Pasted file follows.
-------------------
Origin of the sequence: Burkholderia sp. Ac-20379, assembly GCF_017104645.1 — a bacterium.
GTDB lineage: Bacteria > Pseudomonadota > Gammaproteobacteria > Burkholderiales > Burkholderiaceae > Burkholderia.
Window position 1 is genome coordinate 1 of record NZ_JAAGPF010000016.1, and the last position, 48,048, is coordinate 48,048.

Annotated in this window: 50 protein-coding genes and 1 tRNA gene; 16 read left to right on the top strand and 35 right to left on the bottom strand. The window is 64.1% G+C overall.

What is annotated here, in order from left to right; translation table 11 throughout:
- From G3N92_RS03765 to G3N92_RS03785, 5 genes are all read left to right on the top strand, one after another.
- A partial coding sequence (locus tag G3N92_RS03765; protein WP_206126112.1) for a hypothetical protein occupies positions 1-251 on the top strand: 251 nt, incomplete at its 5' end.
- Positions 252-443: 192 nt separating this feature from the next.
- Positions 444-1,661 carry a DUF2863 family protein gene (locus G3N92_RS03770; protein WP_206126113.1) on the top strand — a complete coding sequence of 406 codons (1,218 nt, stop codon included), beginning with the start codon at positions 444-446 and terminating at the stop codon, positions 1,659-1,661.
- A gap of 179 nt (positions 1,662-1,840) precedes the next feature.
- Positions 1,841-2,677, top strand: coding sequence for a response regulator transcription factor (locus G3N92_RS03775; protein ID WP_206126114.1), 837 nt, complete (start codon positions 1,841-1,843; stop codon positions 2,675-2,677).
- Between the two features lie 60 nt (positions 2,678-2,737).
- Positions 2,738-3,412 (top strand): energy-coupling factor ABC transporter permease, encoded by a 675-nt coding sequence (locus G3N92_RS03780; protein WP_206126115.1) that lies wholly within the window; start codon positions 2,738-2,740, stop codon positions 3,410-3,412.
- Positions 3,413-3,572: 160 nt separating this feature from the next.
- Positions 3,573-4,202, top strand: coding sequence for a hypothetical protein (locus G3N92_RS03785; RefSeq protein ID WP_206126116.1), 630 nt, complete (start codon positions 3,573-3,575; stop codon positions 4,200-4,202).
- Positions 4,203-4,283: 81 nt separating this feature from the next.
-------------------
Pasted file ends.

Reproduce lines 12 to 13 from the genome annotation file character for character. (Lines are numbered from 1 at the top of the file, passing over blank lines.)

- Between the two features lie 60 nt (positions 2,678-2,737).
- Positions 2,738-3,412 (top strand): energy-coupling factor ABC transporter permease, encoded by a 675-nt coding sequence (locus G3N92_RS03780; protein WP_206126115.1) that lies wholly within the window; start codon positions 2,738-2,740, stop codon positions 3,410-3,412.